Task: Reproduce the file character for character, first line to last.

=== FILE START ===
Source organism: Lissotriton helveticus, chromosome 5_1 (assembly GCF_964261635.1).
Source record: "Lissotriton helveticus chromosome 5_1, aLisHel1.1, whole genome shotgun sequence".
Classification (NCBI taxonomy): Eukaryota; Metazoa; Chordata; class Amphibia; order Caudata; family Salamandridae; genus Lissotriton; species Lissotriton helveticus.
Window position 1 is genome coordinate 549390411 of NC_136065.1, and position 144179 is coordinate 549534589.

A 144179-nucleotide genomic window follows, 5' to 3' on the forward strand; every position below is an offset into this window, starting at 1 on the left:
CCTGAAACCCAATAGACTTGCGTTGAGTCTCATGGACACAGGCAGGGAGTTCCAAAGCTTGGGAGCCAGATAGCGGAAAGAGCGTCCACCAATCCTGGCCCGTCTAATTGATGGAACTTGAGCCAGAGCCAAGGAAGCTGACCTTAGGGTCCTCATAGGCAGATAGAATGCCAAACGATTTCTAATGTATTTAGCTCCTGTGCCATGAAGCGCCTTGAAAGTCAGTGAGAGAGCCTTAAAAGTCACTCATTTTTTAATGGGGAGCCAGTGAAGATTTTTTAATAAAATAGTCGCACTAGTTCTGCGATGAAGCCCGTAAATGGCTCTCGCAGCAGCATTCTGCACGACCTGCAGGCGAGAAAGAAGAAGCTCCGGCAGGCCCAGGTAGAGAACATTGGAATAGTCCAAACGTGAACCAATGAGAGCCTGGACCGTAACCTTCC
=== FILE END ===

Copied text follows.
Source organism: Lissotriton helveticus, chromosome 5_1 (assembly GCF_964261635.1).
Source record: "Lissotriton helveticus chromosome 5_1, aLisHel1.1, whole genome shotgun sequence".
Classification (NCBI taxonomy): Eukaryota; Metazoa; Chordata; class Amphibia; order Caudata; family Salamandridae; genus Lissotriton; species Lissotriton helveticus.
Window position 1 is genome coordinate 549390411 of NC_136065.1, and position 144179 is coordinate 549534589.

A 144179-nucleotide genomic window follows, 5' to 3' on the forward strand; every position below is an offset into this window, starting at 1 on the left:
CCTGAAACCCAATAGACTTGCGTTGAGTCTCATGGACACAGGCAGGGAGTTCCAAAGCTTGGGAGCCAGATAGCGGAAAGAGCGTCCACCAATCCTGGCCCGTCTAATTGATGGAACTTGAGCCAGAGCCAAGGAAGCTGACCTTAGGGTCCTCATAGGCAGATAGAATGCCAAACGATTTCTAATGTATTTAGCTCCTGTGCCATGAAGCGCCTTGAAAGTCAGTGAGAGAGCCTTAAAAGTCACTCATTTTTTAATGGGGAGCCAGTGAAGATTTTTTAATAAAATAGTCGCACTAGTTCTGCGATGAAGCCCGTAAATGGCTCTCGCAGCAGCATTCTGCACGACCTGCAGGCGAGAAAGAAGAAGCTCCGGCAGGCCCAGGTAGAGAACATTGGAATAGTCCAAACGTGAACCAATGAGAGCCTGGACCGTAACCTTCC